The Bionic Pancreas gears up to change the face of diabetes, find out how


Researchers at the University of Boston have developed a bionic pancreas that virtually manages your blood sugar for you. With it, diabetics will be able to live longer, healthier, and more typical lives.

The technology works in two parts, one is a continuous glucose monitor inserted under the skin that measures the blood sugar of the user every five minutes and relays this information to an app on the user’s smartphone. The app then calculates any adjustments that need to be made.

The second part of the technology is composed of an insulin pump and a glucagon pump, both connected to the user’s body. If the user’s glucose is high they get insulin administered through their insulin pump. If it is low then they get an injection of glucagon, also through the pump.

The technology is novel in its use of glucagon as a regulator of routine blood sugar lows. Previously glucagon was only administered in emergencies when diabetics went too low to ingest sugar orally. Glucagon is a fast acting carbohydrate that is naturally produced by the body and stored in the liver.

In individuals without diabetes, the body automatically releases glucagon into the blood sugar whenever it detects a low blood sugar coming on. With glucagon, the device will be able to better regulate lows and provide more fine-tuned management for diabetics.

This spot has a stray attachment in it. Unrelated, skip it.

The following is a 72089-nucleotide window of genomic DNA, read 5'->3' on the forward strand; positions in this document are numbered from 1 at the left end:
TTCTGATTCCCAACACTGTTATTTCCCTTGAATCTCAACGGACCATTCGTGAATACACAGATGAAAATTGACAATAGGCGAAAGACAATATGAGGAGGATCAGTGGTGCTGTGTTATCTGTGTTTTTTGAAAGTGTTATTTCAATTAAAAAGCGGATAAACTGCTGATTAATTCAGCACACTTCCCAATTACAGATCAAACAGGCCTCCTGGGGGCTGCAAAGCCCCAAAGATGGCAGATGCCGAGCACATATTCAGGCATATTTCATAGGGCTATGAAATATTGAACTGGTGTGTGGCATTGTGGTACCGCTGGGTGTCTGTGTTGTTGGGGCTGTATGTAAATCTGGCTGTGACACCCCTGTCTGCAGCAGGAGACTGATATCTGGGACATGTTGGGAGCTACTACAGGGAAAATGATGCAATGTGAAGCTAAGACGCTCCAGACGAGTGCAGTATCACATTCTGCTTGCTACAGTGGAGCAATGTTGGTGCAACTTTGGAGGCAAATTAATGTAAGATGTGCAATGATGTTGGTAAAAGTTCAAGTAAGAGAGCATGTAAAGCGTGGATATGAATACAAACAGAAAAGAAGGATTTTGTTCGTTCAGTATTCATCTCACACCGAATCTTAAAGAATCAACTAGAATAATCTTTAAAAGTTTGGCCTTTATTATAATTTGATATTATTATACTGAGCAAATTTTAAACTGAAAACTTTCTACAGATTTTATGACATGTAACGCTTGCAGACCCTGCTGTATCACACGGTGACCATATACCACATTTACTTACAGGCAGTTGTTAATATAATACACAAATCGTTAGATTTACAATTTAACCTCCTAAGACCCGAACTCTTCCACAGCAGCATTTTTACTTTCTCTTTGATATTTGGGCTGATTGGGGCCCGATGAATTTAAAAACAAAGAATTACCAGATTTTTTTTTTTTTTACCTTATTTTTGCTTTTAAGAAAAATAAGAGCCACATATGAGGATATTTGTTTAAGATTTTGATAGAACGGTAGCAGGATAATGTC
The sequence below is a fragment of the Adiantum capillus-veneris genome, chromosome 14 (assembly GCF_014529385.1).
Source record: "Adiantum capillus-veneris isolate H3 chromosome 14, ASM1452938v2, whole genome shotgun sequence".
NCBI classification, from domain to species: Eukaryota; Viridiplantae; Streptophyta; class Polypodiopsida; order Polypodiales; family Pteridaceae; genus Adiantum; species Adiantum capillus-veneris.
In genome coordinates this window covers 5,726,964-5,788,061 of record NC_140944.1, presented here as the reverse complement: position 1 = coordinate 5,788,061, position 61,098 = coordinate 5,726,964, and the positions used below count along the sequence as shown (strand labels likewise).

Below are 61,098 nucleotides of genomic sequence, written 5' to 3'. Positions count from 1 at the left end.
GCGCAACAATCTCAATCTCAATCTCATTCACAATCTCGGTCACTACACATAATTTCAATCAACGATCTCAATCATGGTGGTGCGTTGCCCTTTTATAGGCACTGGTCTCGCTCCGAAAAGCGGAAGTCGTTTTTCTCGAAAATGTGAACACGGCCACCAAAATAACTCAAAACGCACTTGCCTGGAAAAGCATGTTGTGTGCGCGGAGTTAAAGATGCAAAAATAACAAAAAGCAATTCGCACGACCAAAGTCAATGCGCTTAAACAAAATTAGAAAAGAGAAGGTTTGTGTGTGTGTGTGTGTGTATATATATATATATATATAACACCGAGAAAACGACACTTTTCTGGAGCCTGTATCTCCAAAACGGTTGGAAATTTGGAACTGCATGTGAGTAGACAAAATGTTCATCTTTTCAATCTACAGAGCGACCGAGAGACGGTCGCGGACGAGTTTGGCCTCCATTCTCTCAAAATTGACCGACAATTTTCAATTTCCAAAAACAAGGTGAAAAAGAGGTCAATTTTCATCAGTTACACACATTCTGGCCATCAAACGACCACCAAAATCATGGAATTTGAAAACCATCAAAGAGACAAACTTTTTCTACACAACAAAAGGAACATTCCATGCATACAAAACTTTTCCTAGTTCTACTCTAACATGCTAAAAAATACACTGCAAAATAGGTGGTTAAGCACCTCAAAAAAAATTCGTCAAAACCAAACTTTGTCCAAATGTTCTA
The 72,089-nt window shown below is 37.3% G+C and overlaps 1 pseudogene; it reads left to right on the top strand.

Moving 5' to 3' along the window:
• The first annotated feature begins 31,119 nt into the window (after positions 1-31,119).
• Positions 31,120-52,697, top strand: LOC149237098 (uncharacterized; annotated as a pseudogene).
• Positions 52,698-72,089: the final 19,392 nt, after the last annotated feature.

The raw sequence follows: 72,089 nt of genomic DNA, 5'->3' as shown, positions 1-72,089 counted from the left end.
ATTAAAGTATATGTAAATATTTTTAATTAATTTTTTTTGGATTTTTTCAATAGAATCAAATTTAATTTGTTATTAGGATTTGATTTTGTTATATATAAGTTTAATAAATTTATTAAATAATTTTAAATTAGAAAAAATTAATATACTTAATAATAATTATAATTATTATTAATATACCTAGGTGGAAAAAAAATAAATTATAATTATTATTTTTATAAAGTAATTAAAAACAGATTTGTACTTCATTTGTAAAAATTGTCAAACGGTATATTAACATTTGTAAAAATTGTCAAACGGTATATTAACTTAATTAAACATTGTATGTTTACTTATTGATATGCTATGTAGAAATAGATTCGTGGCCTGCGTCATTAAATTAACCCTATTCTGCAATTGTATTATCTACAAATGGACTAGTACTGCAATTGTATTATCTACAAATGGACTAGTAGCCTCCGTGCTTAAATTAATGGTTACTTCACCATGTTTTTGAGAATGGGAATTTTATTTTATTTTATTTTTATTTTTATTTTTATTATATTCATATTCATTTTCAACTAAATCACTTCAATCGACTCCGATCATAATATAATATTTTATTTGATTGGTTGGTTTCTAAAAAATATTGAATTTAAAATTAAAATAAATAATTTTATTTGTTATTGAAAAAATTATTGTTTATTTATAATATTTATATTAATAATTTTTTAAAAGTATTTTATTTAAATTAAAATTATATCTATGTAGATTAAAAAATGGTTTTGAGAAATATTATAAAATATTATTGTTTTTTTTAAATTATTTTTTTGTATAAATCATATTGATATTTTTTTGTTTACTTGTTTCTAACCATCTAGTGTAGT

When the user wants to eat they can input the food they are consuming into the app, which then calculates and administers the necessary amount of medicine. Until this point there hasn’t been a centralized device that does this. Instead, diabetics have to measure out their carbohydrates and independently calculate the amount of insulin needed.

The advent of diabetes management apps have made this process easier by creating an access portal for nutritional information, but users still have to input this data into their pumps independently, or calculate the amount of insulin and inject it—but with the artificial pancreas this will all change.

So far the artificial pump has been performing very well in its clinical trails. According to researchers “the device did a wonderful job of controlling blood sugar.” Both the low and high blood sugars of the participants were controlled significantly better with the bionic pancreas.

Tighter, better control drastically reduces the amount of long-term complications— like blindness, kidney failure, nerve damage, and amputations— for diabetics. Not to mention the significant immediate increase in quality of life that this technology would facilitate.

The researchers also noted the emotional impact of this technology on participants being massive. “They got a glimpse of life without diabetes, and that is pretty profound,” said Ed Damiano, a biomedical engineer working on the technology. For the first time in a long time many type 1 diabetics will be able to make decisions and live their lives without having to constantly take diabetes into account.

The artificial pancreas is still undergoing additional tertiary trails, but Damiano and his team hope that it will be FDA approved by the autumn of 2017.



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